|TEXT: John 5:16-47
SUBJECT: Exposition of John #13: The Son of God
Today brings us to the thirteenth sermon in our study of John's Gospel. He wrote it to identify His Master; John wants us to know that "Jesus is the Christ the Son of God". No passage in his book makes that plainer than this one. May God give us the eyes to see His Son and the hearts to feel His glory. Amen.
Understanding this long passage depends on spotting its implied questions. Because they're implied, they're not in the text. But our Lord is responding to them. Of that we can be sure. Let's look at each in turn.
The first question is addressed in vv.16-30.
The Jews of that time were sticklers for the Sabbath. Breaking it had resulted in exile. Keeping it--they hoped--would guarantee the blessings of God. Thus, they observed it with rigor. And made sure others did too.
But along comes a man--a religious man, it seems--who has no regard for God's holy day. He works on the Sabbath Himself and tells others to do the same.
His actions are deeply offensive; the rulers demand an answer. "Why do you work on the Sabbath"?
The answer is stunning: "My Father has been working until now, and I have been working". Our Lord has identified Himself with God and His work. God works on the Sabbath. Jesus is God's Son. Therefore, He works on the Sabbath too. He is in harmony with the Father's will. And more, He and His Father "are one".
The leaders are taken aback. No Jew has ever made such a claim! They redouble their efforts to kill Him because--they think--He "made Himself equal with God". Are they right? Or are they again twisting His words? They are right. That is precisely what He is doing. Our Lord Jesus is equating Himself with God.
To be sure they don't miss it, He goes on the elaborate. It is not only "working on the Sabbath" that He and His Father have in common, but everything.
Everything He does, He has learned from His Father, v.19: "Most assuredly I say to you, the Son can do nothing of Himself, but what He sees the Father do; for whatever He does; the Son also does".
The imagery may be lost on us. It was not on the first hearers. In Hebrew culture, every self-respecting father taught his son a trade. The Rabbis had a saying: "The father who does not teach his son a trade teaches him to be a thief". God is no exception; He has taught His Son to work. Thus, whatever our Lord does, He has learned at the side of His Father. Our Lord is the Master Craftsman because He has learned from the Master.
Why has the Father taught Him to perform so brilliantly? V.20 explains: "For the Father loves the Son, and shows Him all things that He Himself does; and He will show Him greater works than these, that you may marvel". There is a special bond between the Father and Son; the Father trusts the Son with everything He knows. And so, He teaches Him everything. Some of the lessons have already been learned; others will be. Those who see the works of Christ will see the works of God and wonder.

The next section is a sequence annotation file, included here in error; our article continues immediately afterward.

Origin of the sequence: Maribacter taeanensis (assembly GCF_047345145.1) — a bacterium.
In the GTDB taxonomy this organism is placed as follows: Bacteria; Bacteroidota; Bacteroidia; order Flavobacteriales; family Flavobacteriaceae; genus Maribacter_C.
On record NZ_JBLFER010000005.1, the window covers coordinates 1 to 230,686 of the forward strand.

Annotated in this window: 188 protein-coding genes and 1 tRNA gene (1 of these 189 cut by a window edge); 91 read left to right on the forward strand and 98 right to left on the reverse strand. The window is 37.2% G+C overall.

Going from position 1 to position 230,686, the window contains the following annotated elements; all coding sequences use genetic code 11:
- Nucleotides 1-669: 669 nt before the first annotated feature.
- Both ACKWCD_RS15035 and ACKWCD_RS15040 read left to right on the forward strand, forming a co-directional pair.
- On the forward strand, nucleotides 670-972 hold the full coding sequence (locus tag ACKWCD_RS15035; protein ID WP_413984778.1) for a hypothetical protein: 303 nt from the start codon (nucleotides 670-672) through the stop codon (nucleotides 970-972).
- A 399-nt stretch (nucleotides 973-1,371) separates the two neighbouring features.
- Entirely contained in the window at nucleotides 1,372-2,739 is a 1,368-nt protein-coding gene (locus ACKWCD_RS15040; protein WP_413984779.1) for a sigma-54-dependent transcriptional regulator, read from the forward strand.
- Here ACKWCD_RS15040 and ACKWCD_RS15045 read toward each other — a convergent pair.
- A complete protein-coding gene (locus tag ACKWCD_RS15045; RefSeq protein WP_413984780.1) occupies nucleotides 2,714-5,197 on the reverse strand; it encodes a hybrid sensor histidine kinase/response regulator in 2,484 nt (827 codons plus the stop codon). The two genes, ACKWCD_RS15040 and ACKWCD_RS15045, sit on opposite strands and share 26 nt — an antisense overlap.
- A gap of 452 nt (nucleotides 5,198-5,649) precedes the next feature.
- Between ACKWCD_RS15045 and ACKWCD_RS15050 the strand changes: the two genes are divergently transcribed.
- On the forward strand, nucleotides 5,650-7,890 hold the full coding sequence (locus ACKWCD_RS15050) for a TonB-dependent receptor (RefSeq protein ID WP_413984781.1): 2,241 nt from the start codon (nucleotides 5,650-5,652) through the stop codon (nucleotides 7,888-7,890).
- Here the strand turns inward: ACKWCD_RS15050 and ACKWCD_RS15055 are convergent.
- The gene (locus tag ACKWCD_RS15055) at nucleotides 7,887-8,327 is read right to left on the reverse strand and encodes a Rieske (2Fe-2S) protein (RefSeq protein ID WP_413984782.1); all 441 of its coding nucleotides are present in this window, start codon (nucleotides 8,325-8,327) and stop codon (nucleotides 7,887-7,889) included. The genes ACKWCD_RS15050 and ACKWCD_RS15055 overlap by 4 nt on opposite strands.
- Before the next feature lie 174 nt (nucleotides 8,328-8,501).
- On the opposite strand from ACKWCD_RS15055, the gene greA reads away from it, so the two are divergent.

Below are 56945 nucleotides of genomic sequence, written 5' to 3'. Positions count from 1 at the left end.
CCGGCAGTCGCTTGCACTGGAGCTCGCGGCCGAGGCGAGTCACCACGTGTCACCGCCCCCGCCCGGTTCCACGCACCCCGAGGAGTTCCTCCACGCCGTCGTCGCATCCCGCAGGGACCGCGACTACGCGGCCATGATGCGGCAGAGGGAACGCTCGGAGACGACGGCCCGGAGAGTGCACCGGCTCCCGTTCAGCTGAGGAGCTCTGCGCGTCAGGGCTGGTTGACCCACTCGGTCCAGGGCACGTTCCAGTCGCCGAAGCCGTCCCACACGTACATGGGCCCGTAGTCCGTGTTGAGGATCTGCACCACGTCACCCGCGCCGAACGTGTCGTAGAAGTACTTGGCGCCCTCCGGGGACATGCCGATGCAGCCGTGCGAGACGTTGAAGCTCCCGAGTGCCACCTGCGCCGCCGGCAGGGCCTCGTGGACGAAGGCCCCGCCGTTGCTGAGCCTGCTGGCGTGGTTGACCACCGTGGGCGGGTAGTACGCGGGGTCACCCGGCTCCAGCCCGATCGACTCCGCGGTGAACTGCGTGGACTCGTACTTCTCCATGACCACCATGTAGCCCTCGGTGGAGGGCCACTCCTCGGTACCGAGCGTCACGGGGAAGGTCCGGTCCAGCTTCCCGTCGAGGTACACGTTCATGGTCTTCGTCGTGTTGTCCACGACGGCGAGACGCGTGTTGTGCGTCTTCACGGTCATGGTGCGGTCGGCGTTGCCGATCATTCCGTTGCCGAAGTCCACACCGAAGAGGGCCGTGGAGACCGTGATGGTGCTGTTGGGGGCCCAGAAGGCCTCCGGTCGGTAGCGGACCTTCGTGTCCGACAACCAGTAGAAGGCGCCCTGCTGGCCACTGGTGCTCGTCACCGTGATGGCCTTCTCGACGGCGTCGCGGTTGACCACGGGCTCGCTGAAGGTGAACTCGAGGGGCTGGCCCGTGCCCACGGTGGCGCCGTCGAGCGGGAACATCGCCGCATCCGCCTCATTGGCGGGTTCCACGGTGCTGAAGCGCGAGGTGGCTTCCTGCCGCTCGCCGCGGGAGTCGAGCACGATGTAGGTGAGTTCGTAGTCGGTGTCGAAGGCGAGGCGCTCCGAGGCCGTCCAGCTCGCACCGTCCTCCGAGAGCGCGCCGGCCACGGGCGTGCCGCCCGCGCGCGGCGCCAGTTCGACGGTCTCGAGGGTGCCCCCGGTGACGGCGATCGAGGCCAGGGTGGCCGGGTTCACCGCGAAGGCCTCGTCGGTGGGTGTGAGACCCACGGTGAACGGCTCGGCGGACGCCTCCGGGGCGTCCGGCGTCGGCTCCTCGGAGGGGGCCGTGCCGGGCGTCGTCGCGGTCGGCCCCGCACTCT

Two examples are given. The first lesson is: "Giving life", v.21. God is the source of life. He "breathed it into the nostrils of Adam"; He restored it to men once dead; the one day, He will retrieve all men from the grave. This great work He has taught to His Son, who now "gives life to whom He will". This He proved a bit later by raising Lazarus from the dead.
The second lesson is "Judgment", v.22. As far back as the days of Abraham, God was invoked as "the Judge of the whole earth". But He has turned this work over to Another, the only one worthy to do it--our Lord Jesus. "He has committed all judgment to the Son". This Paul affirmed in his stirring speech on Mars Hill: "He has appointed a day on which He will judge the world in righteousness by the Man whom He has ordained. He has given assurance of this to all, by raising Him from the dead".
What is God's purpose in sharing His Divine prerogatives with His Son? V.23 tells us: "That all should honor the Son, just as they honor the Father".
Our Lord does not seek the praise of man for Himself; He spurns it, escapes it. It is God the Father who urges all men everywhere to honor His Son. Whoever dishonors the Son shames the Father who sent Him.
The themes of giving life and of exercising judgment are further developed in vv.24-30.
It begins with the formula: "Most assuredly I say to you". This is often used to preface a teaching that is important and very hard to believe.
What's so hard to believe is this: The Word of Christ gives life--physical, spiritual and eternal life. He who "hears [His] word" receives life. This means, (1) He does not "come into judgment, i.e., he is not condemned; (2) He "passes from death into life", i.e., comes into union with God and enjoys the life that flows from it; and (3) He has "everlasting life", i.e., the spiritual life he enters now, never ends, but grows richer through all ages.
This "life giving power" is, at the moment, exercised privately. It works in the souls of men. But one day, it will be on display for all eyes. One day, this same Word will raise the dead. Jesus Christ will effect the resurrection. At that time, some will rise "to life"--the fullness of their salvation; others to "condemnation"--the fullness of God's wrath.